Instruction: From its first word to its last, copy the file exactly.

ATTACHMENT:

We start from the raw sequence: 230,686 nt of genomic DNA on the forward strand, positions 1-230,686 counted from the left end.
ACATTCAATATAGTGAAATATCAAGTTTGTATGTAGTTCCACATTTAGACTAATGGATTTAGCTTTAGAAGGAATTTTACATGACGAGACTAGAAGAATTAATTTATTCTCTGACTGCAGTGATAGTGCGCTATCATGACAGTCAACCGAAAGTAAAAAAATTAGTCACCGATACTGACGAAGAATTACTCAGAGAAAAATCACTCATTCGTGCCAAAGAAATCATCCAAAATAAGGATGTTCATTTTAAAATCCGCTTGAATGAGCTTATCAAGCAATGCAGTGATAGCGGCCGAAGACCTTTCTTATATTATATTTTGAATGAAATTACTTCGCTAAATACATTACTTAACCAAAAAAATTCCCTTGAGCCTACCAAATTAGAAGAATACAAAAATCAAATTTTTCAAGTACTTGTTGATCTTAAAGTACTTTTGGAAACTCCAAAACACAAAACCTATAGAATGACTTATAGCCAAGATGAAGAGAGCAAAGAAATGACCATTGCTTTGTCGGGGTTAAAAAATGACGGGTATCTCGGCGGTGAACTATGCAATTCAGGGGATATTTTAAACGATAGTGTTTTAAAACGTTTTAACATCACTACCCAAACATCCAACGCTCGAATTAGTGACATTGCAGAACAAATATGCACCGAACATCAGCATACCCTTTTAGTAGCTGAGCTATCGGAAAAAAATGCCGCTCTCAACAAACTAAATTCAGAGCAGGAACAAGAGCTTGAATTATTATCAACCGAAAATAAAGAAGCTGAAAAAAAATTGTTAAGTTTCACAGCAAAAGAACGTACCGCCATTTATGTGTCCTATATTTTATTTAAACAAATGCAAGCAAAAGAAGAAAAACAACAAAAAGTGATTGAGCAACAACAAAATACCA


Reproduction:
We start from the raw sequence: 230,686 nt of genomic DNA on the forward strand, positions 1-230,686 counted from the left end.
ACATTCAATATAGTGAAATATCAAGTTTGTATGTAGTTCCACATTTAGACTAATGGATTTAGCTTTAGAAGGAATTTTACATGACGAGACTAGAAGAATTAATTTATTCTCTGACTGCAGTGATAGTGCGCTATCATGACAGTCAACCGAAAGTAAAAAAATTAGTCACCGATACTGACGAAGAATTACTCAGAGAAAAATCACTCATTCGTGCCAAAGAAATCATCCAAAATAAGGATGTTCATTTTAAAATCCGCTTGAATGAGCTTATCAAGCAATGCAGTGATAGCGGCCGAAGACCTTTCTTATATTATATTTTGAATGAAATTACTTCGCTAAATACATTACTTAACCAAAAAAATTCCCTTGAGCCTACCAAATTAGAAGAATACAAAAATCAAATTTTTCAAGTACTTGTTGATCTTAAAGTACTTTTGGAAACTCCAAAACACAAAACCTATAGAATGACTTATAGCCAAGATGAAGAGAGCAAAGAAATGACCATTGCTTTGTCGGGGTTAAAAAATGACGGGTATCTCGGCGGTGAACTATGCAATTCAGGGGATATTTTAAACGATAGTGTTTTAAAACGTTTTAACATCACTACCCAAACATCCAACGCTCGAATTAGTGACATTGCAGAACAAATATGCACCGAACATCAGCATACCCTTTTAGTAGCTGAGCTATCGGAAAAAAATGCCGCTCTCAACAAACTAAATTCAGAGCAGGAACAAGAGCTTGAATTATTATCAACCGAAAATAAAGAAGCTGAAAAAAAATTGTTAAGTTTCACAGCAAAAGAACGTACCGCCATTTATGTGTCCTATATTTTATTTAAACAAATGCAAGCAAAAGAAGAAAAACAACAAAAAGTGATTGAGCAACAACAAAATACCA